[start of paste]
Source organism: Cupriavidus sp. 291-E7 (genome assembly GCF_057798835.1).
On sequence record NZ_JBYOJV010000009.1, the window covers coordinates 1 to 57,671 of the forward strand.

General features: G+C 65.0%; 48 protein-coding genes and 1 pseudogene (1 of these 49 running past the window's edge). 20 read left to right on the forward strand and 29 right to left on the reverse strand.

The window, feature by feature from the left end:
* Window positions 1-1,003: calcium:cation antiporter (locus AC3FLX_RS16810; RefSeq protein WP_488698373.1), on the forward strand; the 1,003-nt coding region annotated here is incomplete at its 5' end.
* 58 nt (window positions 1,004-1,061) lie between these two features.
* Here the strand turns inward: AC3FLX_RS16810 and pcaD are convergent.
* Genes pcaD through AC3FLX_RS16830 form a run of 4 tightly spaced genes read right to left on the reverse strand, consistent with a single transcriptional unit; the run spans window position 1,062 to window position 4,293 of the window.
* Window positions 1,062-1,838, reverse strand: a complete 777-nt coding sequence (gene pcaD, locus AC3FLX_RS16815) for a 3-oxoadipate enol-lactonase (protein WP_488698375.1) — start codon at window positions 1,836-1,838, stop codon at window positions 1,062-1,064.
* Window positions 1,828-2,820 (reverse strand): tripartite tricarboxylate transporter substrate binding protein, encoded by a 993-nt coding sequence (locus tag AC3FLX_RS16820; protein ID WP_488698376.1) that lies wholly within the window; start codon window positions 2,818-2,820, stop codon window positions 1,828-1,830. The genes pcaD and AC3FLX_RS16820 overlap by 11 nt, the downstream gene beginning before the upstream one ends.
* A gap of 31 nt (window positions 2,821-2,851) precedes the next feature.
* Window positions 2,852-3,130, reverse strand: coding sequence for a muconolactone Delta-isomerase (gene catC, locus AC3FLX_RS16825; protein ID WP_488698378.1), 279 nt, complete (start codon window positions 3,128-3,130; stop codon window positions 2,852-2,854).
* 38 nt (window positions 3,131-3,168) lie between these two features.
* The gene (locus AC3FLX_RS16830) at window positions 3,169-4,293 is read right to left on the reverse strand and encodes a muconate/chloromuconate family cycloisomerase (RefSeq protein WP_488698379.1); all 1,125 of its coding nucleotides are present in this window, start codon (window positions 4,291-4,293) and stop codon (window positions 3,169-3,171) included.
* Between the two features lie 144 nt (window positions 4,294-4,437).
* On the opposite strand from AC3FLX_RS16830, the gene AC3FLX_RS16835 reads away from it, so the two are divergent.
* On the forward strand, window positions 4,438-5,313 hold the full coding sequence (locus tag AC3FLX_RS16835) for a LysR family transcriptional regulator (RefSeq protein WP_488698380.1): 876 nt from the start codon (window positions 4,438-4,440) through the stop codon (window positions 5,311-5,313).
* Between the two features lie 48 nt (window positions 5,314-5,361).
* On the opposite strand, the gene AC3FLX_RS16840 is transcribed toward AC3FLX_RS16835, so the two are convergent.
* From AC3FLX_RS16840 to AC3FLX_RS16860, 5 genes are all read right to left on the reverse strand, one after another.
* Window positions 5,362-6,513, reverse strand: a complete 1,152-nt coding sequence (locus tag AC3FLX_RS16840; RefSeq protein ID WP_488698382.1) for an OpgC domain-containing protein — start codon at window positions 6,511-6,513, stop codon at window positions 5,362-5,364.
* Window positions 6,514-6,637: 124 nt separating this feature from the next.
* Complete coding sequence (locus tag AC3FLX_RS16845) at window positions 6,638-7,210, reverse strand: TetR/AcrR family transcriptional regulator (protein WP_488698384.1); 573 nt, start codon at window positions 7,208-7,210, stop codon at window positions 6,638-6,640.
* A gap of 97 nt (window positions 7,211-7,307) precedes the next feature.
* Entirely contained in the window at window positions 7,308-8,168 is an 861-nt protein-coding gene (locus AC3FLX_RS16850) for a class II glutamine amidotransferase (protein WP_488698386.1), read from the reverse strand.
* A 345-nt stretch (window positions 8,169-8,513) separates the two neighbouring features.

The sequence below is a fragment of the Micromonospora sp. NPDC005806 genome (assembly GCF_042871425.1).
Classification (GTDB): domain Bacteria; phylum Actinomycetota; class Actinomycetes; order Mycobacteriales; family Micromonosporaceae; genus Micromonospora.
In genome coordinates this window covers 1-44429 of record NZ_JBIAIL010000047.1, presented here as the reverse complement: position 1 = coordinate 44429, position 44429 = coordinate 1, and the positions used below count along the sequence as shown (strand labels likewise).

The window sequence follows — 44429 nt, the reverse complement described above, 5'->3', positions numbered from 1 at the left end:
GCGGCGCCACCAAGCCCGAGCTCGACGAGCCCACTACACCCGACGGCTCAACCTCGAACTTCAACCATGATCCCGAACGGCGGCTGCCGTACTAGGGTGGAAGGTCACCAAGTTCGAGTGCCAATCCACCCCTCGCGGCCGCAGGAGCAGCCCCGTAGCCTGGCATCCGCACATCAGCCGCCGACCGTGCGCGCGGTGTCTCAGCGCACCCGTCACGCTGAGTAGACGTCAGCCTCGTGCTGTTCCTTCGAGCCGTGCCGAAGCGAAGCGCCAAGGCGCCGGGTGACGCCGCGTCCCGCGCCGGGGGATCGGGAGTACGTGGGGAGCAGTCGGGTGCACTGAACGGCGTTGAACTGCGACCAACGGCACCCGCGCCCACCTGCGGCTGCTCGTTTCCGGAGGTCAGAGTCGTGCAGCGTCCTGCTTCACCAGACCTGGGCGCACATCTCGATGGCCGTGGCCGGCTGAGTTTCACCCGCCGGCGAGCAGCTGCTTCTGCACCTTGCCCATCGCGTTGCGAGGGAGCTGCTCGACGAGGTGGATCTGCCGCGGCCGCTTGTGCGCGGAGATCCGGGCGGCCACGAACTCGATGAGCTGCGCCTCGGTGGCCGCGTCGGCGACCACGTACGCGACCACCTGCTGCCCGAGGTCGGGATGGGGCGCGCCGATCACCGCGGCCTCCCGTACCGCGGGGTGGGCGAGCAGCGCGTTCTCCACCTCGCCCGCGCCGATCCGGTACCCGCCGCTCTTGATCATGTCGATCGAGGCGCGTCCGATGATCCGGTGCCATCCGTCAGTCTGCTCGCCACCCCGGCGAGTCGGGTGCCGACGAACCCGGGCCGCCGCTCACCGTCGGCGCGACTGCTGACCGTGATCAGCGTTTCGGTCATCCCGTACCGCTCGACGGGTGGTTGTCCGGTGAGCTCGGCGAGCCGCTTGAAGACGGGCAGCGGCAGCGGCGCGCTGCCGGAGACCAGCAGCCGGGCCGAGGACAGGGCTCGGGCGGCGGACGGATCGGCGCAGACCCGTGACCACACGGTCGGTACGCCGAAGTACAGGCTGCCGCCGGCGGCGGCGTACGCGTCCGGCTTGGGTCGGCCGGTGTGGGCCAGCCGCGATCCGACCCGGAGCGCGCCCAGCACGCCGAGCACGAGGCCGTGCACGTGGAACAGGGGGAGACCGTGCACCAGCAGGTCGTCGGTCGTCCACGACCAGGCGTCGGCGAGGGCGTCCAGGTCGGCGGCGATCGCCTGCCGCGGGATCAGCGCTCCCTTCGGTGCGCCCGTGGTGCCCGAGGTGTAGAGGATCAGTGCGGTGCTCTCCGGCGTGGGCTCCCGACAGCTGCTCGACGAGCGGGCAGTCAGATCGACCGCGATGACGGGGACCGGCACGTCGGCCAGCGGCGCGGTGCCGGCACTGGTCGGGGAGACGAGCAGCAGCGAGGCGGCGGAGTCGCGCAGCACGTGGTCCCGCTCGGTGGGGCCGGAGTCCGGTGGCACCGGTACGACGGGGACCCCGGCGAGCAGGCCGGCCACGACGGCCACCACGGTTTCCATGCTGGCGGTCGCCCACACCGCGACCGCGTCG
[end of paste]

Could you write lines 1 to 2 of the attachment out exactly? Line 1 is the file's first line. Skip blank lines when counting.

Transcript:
Source organism: Cupriavidus sp. 291-E7 (genome assembly GCF_057798835.1).
On sequence record NZ_JBYOJV010000009.1, the window covers coordinates 1 to 57,671 of the forward strand.